“A car trip?!” The images of Ben Talley’s children stared at him incredulously over the plasma screen.
“A car,” Jared snickered. “As in one of those squaresh things that goes, what? Seventy miles an hour?”
“As in, something you have to drive.” Marianne rolled her eyes. “Do you even know how to drive, Dad? Why can’t we just zip around in the computerized hover?”
“I want to actually slow down and spend time together. Besides, it’ll be fun to travel old-fashioned.”
Jared looked disgusted. “Dad, couldn’t we go to the moon for vacation? I think it’s my destiny to go to the moon someday. They are building--”
“How are we going to get out of school for a month?” Marianne interrupted.
“It’ll be very educational.” Ben looked directly into the camera. “Kids, your mom and I are really excited about this. We’ve never been together as a family for longer than a week since you guys were little.”
Slowly the kids nodded.
“I’ve gotta go,” Marianne said. “Good luck with the school principle.”
Ben stared at the blank screen. Marianne was right. It would be hard to get the school to agree with this. The Talleys weren’t exactly very popular. Not only was it rumored they were secret Christians, but they actually tried to stay involved in their kids’ lives--something the government frowned upon. Ben wondered again if they had made the right choice. He had heard of a community in Antarctica that allowed homeschooling and open Christianity. But Jennifer and he had decided it would be better to have a small part in the kids’ lives than take the chance of no contact at all. So the kids had gone to boarding school as the government directed. Thank God for direct view personal pocket plasmagins.
“Let’s go!” Ben shut the trunk and grinned at Jennifer. “I can’t believe this is actually happening.” Finally a bit of excitement entered the kids’ eyes, too. It disappeared by the end of the neighborhood road.
“Uh, is this all the faster it goes?” Jared asked.
“Are all the roads this bumpy?” Marianne asked.
They trundled along, sticking to the roads while hovers whirred above them.
The family was beginning to get used to each other and the low-tech vehicle when they arrived at Yellowstone National Park a few days later.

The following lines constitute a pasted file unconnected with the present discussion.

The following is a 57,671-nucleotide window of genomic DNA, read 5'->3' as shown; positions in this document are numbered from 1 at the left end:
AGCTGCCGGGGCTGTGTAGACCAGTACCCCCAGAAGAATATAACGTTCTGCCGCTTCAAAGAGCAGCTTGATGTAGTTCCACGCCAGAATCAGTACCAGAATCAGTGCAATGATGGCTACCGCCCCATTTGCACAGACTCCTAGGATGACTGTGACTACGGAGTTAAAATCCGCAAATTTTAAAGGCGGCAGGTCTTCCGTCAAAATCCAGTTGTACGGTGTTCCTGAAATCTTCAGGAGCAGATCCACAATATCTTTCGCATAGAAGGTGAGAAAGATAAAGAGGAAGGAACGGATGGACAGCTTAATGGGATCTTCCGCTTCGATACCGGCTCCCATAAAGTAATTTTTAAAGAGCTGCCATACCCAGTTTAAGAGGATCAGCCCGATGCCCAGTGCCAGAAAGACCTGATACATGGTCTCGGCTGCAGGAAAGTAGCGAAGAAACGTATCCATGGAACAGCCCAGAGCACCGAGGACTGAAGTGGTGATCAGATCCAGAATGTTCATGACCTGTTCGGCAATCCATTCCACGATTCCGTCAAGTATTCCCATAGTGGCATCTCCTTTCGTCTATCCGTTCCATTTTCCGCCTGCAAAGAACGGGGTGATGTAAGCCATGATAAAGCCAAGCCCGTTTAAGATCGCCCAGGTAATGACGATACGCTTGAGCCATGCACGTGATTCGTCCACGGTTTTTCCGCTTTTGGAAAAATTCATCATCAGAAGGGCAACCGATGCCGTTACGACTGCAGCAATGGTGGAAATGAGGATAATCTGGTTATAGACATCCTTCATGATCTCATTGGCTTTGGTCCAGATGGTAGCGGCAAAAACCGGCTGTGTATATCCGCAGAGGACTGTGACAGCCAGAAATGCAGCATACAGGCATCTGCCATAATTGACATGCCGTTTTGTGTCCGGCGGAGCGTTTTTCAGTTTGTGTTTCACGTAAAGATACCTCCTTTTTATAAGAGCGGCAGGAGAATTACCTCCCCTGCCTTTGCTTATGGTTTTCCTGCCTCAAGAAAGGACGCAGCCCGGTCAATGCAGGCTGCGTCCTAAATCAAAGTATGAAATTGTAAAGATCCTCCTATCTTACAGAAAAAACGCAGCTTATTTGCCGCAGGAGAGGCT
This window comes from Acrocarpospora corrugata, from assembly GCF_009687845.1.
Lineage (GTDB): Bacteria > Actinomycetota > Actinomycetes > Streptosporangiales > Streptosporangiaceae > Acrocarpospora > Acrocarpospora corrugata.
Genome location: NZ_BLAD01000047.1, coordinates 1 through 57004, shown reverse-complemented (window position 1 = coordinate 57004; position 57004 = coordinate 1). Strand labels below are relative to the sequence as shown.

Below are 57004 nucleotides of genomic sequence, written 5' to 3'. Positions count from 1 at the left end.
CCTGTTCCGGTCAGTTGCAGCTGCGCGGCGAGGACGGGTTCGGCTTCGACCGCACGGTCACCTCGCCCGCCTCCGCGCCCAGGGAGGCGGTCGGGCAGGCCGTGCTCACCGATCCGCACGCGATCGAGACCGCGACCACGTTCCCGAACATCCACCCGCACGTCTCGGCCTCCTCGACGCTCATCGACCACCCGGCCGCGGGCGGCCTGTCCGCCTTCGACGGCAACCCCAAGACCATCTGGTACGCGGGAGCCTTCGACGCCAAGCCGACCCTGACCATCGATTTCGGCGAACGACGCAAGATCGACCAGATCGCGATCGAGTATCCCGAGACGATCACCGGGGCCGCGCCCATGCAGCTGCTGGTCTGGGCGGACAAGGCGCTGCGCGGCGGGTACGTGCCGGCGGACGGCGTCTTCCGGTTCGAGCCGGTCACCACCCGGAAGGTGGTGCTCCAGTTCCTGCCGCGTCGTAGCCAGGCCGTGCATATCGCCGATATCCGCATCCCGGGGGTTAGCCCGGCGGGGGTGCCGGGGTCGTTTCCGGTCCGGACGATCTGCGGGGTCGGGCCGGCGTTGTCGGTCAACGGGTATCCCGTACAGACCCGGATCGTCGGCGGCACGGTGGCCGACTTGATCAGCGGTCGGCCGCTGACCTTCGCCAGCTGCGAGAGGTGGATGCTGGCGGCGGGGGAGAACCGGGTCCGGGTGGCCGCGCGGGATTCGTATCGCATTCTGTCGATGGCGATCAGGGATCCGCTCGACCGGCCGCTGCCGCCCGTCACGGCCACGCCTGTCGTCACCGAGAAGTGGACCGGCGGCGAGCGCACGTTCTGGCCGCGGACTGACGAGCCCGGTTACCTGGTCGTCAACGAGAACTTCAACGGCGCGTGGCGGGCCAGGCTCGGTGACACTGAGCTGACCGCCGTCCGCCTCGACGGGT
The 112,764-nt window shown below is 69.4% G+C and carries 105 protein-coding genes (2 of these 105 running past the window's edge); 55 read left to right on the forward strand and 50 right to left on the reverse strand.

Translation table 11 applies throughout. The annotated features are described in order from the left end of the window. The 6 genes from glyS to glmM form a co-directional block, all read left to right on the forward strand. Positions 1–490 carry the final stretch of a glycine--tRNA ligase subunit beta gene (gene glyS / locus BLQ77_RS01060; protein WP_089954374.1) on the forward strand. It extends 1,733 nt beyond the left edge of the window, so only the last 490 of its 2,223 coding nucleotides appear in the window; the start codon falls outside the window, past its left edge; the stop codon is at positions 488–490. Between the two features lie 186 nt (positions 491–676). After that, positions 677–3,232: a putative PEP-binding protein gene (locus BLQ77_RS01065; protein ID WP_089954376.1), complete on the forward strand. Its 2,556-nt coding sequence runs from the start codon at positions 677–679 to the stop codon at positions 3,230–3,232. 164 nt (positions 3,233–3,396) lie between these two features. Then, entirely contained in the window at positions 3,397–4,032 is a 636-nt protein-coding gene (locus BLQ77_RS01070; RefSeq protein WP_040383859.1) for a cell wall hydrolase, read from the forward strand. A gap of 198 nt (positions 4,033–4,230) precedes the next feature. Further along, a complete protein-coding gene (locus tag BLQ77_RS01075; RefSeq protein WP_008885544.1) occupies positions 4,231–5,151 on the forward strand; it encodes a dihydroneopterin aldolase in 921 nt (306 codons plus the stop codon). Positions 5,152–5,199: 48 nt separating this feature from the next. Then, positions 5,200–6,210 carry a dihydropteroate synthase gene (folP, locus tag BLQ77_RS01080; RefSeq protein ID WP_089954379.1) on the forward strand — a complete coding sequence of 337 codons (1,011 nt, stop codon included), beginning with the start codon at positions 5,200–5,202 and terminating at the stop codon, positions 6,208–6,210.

“Cool!” Marianne cried, poking her head out the window to snap a picture of the buffaloes. She lowered the plasmagin and found herself face to face with a shaggy beast. She squealed.
“Objects on screen may be closer than they appear,” Jared quipped.
Moving on, the family grinned at the bubbling pools of mud and ooohed at the sparkling cascades of limestone.
“I don’t care what the teacher says,” Marianne confided. “I believe God created this.” Jennifer put an arm around her and smiled.
While waiting for the no-longer-regular Old Faithful to spew, Jared gasped, staring at his pocket plasmagin. “Dad, the police just searched your house and found religious materials. They have orders to apprehend you and Mom and to immediately return Marianne and I to our schools. You won’t be allowed any contact with us whatsoever.”
“Jared!” Jennifer gasped, “you broke into the police files?”
“Never mind that,” Ben felt his chest tighten. “We’ve got to get away.”
Marianne stared. “We’re going to run?”
Jennifer turned white. “They have too much technology.”
“We have to try.” Ben looked toward their rented car. “We’ll be able to take the car. It doesn’t have a GPS system, I checked.” He slowly pulled his own plasmagin out and entered a code. He’d never told anyone... “I have a contact who can help us escape to Antarctica.”
“Antarctica!” Marianne choked.
Ben glanced up. “We’ll have to destroy our plasmagins or they’ll track us through them.”
Jared clutched his. “We’ll have no technology at all. We’ll be in the dark.”
“But we’ll have each other.” Jennifer had tears in her eyes. “And freedom to worship God.”
Glancing around nervously, Ben reached out his arms and for the first time in a long while they prayed together. Their undertaking was dangerous, but with God on their side they had more than just a chance.
The faint hum of a hover reached their ears and they jerked apart. Jared dropped his plasmagin on the ground and picked up a rock. He took a deep breath. “Dad, I’m never going to the moon, am I?”
“Son, your destiny is higher than the moon.”
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